What Happens to the Body When You Eat Beets?


Brimming with antioxidants and vitamins, crunchy and sweet, red beets fight heart disease and cancer. The leaf of the red beet may even lead to a reduction in body fat. Packing a nutritional punch, folic acid abundant in beet root reduces inflammation in the blood vessels. Include this root vegetable and its leaf in your diet for a panacea of robust health. Cold, pickled, mashed or juiced, enjoy the nutritional benefits of beets.

Reduces Body Fat

  • A diet that includes red beet leaf controls body weight and reduces fat accumulation, in tests on laboratory mice. In a study published in the Summer 2009 issue of "Nutrition Research and Practice," the researchers indicated the plausibility of red beet leaf to reduce high levels of HDL or "bad" cholesterol levels.

    Diets high in fat and cholesterol can increase damage to the body's cells known as cell oxidation. This cell oxidation can lead to disease and illness in the body. Reducing HDL cholesterol and excess weight may diminish cellular oxidation.

Increases Heart Health

  • Oxidizing cells also reduce antibodies and white blood cells in plasma. Exposing the body to this cellular oxidation damages the DNA in lymphocytes. Hepocytes in the liver and lymphocytes in the blood combat diseases, notes a study published in the Aug.12, 2009, issue of "The Journal of Medicinal Food". The study findings indicated that a variety of leafy vegetables, including beet leaf, reduced oxidative damage in lymphocyte DNA. In addition to the power of beet leaf, betaine, a nutrient in beet root, reduces risk factors of heart disease. According to a report from the University of Maryland Medical Center, betaine has the potential to reduce elevated levels of homocysteines, naturally occurring amino acids that can lead to heart attack and stroke.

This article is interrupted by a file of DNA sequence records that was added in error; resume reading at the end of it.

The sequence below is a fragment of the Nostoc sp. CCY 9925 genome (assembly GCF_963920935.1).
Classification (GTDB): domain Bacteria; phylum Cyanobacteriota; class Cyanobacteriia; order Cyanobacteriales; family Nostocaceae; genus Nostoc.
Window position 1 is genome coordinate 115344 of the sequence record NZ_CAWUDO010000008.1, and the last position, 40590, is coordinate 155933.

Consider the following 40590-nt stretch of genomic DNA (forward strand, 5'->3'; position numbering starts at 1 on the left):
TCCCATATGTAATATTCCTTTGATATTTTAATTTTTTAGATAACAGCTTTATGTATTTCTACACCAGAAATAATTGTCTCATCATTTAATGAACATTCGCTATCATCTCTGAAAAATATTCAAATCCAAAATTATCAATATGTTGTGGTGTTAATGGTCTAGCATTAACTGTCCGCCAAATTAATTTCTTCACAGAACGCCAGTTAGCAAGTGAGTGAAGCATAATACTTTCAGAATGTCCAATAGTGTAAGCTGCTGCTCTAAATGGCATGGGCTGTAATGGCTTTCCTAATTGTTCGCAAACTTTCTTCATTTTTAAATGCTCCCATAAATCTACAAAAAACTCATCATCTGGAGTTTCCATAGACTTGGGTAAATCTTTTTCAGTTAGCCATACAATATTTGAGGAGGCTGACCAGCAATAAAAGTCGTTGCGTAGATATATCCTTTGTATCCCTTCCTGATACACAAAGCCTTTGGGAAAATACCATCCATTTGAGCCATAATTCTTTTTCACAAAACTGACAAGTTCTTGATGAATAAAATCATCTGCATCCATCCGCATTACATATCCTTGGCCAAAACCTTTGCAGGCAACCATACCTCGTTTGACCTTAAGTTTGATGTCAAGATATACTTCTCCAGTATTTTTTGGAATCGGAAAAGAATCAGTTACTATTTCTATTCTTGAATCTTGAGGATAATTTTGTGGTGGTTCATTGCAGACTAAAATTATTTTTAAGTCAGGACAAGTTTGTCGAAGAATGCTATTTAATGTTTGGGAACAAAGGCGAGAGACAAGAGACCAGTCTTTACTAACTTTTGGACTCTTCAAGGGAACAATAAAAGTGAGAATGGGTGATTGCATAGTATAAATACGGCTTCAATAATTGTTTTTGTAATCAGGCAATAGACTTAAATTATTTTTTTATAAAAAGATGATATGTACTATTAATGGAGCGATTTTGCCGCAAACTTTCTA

Beet root is also rich in folic acid that lowers elevated homocysteine levels, according to a February 2005, study in "Current Drug Metabolism". The findings focus on the efficacy of betaine and folic acid in the prevention of cardiovascular disease.

Diminishes Cancer Growth

  • A team of researchers from the University of Wisconsin-Madison and scientist Kirk Parkin found that beet pigment may be useful in detoxifying the body of cancer-causing substances. In a study published in the Nov. 6, 2002, issue of the "Journal of Agricultural and Food Chemistry," Parkin, et al., note that extracts from red beets triggered higher levels of protective enzymes. These beet pigments, known as betalains, elevate phase II enzyme levels, which protect the body from developing cancerous cells.


  • Overcooking beets can diminish their nutritional value. Eating raw or sweetly pickled beets with peels as well as beet leaves will provide additional nutritional benefit. Beeturia is a condition in which the urine darkens to a red tint after ingesting beet root. It is not a harmful condition. Consult a physician prior to taking any supplements, including betaine if you are taking cholesterol lowering medication.

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